Navigation Bar - Text Links at Bottom of Page


Capes And Armor Fit For A King
Creating realms inhabited by gods is one thing; dressing those gods is another. That job fell to costume designer Alexandra Byrne, an Academy Award® winner in 2008 for her contributions to Shekhar Kapur's "Elizabeth: The Golden Age.”

Branagh knew "Thor” would be a huge challenge for any costume designer, just as it was for his production designer. "There's a plethora of choices from great artists inside the nearly 50 years of Thor comic books,” he explains. "We needed someone of great taste to find ways that let us tip our hats to certain inspiring iconic versions of the characters, but still let the film live in 2011.”

Branagh and Byrne first collaborated 25 years ago in the theatre, and Branagh knew she wouldn't flinch from bold choices: "Alexandra is unafraid of the so-called theatricality of some of the costumes. She's unafraid of working with bright colors, vivid cuts and strong silhouettes. She embraces that, and is very interested in what physically goes on with muscle suits and body sculpting.”

Byrne accepted her assignment with a working knowledge of Norse mythology, developed from her reading bedtime stories to her kids, and she had ready access to her son's stash of Thor comic books. But, while seeking visual keys and information, she also made a concerted effort to look beyond the prescribed terrain of the story and its roots. Byrne offers, "I work very much by looking. I flip through all kinds of books to find the unexpected and then do big collage mood boards of ideas that seem relevant for a character or a moment in the story.”

As was required of a large group of designers collaborating on a big project, Alexandra worked closely with Branagh, the producers and Welch in creating a look for Asgard. "We were creating an unknown world and the people had to look as if they belonged in their environment. Bo and I eventually evolved the term ‘ancient modernism.'”

Thor's cape was one of Byrne's biggest challenges. She knew better than to think she could move seamlessly from sketch to completed cape. Yet, Byrne being Byrne, she had unshakable faith that she and her team could create it.

"Every time we said ‘cape,' someone would say, ‘That'll be done in post. You won't be able to make it work,'” Byrne recalls. "But our cape does work…because we made it before we drew it.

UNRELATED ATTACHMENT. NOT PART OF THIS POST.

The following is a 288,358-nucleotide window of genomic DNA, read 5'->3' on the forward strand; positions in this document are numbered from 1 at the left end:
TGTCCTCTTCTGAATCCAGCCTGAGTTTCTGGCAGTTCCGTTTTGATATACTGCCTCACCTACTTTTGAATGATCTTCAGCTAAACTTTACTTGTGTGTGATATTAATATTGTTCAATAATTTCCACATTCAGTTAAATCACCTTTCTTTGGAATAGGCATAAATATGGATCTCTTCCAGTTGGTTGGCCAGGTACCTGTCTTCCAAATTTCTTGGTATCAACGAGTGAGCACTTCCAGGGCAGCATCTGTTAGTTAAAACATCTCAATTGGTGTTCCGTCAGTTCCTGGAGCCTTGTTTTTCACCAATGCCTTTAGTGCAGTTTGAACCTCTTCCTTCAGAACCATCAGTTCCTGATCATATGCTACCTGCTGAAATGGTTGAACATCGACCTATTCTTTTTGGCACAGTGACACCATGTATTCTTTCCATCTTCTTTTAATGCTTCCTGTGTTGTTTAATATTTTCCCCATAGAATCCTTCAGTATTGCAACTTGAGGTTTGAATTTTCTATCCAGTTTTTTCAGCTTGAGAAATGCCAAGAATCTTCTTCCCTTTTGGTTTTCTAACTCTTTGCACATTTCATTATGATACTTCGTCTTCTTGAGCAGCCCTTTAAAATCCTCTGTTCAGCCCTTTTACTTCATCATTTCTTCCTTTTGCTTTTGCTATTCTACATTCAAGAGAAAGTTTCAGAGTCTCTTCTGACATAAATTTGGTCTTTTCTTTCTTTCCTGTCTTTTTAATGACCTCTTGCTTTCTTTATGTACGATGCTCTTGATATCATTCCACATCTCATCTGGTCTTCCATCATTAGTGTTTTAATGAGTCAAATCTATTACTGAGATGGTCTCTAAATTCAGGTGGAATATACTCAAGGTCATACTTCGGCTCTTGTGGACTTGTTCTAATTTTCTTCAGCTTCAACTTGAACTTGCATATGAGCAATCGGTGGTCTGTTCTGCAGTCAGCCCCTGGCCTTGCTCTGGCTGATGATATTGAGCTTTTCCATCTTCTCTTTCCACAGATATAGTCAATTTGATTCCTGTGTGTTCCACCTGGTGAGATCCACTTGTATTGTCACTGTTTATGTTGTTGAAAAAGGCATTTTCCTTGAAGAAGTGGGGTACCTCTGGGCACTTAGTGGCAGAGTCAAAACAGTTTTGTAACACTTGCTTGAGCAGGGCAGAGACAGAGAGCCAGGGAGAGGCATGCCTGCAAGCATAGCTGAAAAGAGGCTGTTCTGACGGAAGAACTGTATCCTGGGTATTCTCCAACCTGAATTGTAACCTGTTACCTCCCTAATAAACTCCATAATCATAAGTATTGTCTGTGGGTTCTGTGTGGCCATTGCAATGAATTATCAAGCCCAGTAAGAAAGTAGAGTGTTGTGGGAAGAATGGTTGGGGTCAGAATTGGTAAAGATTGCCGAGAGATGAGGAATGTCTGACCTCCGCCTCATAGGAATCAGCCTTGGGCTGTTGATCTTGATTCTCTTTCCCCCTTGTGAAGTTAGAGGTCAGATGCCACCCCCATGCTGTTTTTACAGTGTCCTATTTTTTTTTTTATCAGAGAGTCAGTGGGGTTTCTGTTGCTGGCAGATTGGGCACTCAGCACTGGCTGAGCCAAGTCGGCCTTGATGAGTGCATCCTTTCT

"Physicality and movement are huge components of these costumes,” she continues. "We did not want to end up with a drawing that could not be realized, so we set up a workroom where we made practical examples along with the drawings as the design process evolved.” Much more than a sartorial flourish, the cape defines Thor, along with his winged helmet and hammer.

"The cape needed to look both completely believable and sublimely magical,” says Byrne. "In the comic books, Kirby used it as a great graphic device for movement, tension and drama. So our cape needed that amount of expression. It also had to frame Chris's shape and proportion when he's not moving, and then billow, move and fly with him when he's fighting. It's easy to make a cape do all that in a drawing, but not so easy with a piece of fabric.”

Said fabric is wool, which Byrne and her team found in England. After repeated dyeing experiments, they achieved a shade of red that pleased every eye. "We had a graveyard of capes that didn't work,” she jokes. "But we kept moving on, trying new fabrics, and different ways of cutting, bonding and weighting. We finally got it to a stage where we pronounced, ‘The cape is working. Don't touch it. Just leave it alone.'”

During this period, Hemsworth's physique was also a work-in-progress. "He was working hard in the gym and we were tracking his body,” declares Byrne. "We thought, at one point, we'd need a muscle suit to make him bigger, but in the end, he did it all. It's all him.”

When Hemsworth came onboard, Byrne and her team had been at work for more than a year on costume concepts and design. "It was the stage where they said, ‘We've got to get it to fit you,'” tells Hemsworth. "It was incredibly detailed and beautiful, and my first time that I put on a costume, I really felt like the character.”

A complex construction of many pieces and layers of fabric, leather and armor, the resulting Thor ‘hero' costume (the main design for the majority of the scenes) was heavy and hot. It typically took about an hour to dress the actor (and another 90 minutes for hair and makeup to fully transform the sandy-haired Australian into the blond god of thunder).

"The first couple weeks of filming, I was pouring sweat,” Hemsworth laughs. "I'd spent the four months prior trying to put on all this weight and then, suddenly, it was just falling off me. But Alexandra and her team came up with this cooling vest, which I think race car drivers wear – a little vest with pipes that cold water runs through to cool you down. It was a relief.”

On Earth, Thor is humbly garbed in a plaid flannel shirt and non-designer jeans. But when his friends show up to rescue him, they're in full Asgardian regalia.

The arrival in Puente Antiguo of Volstagg, Fandral and Hogun—along with beautiful female warrior Sif—is a mix of many things…a little startling, somewhat emotional and more than slightly comical. The locals have never seen anything like them, but the warriors are oblivious to the stunned and curious reactions around them. Byrne comments, "They had to look both real and unreal. One of the biggest excitements for me was seeing the warriors and Thor on Earth, because we'd all wondered how it would look when these guys start walking through small-town America. It's almost like they should have their own theme music blaring out of a speaker.”

Next Production Note Section


Home | Theaters | Video | TV

Your Comments and Suggestions are Always Welcome.

2018 1,  All Rights Reserved.


Find:  HELP!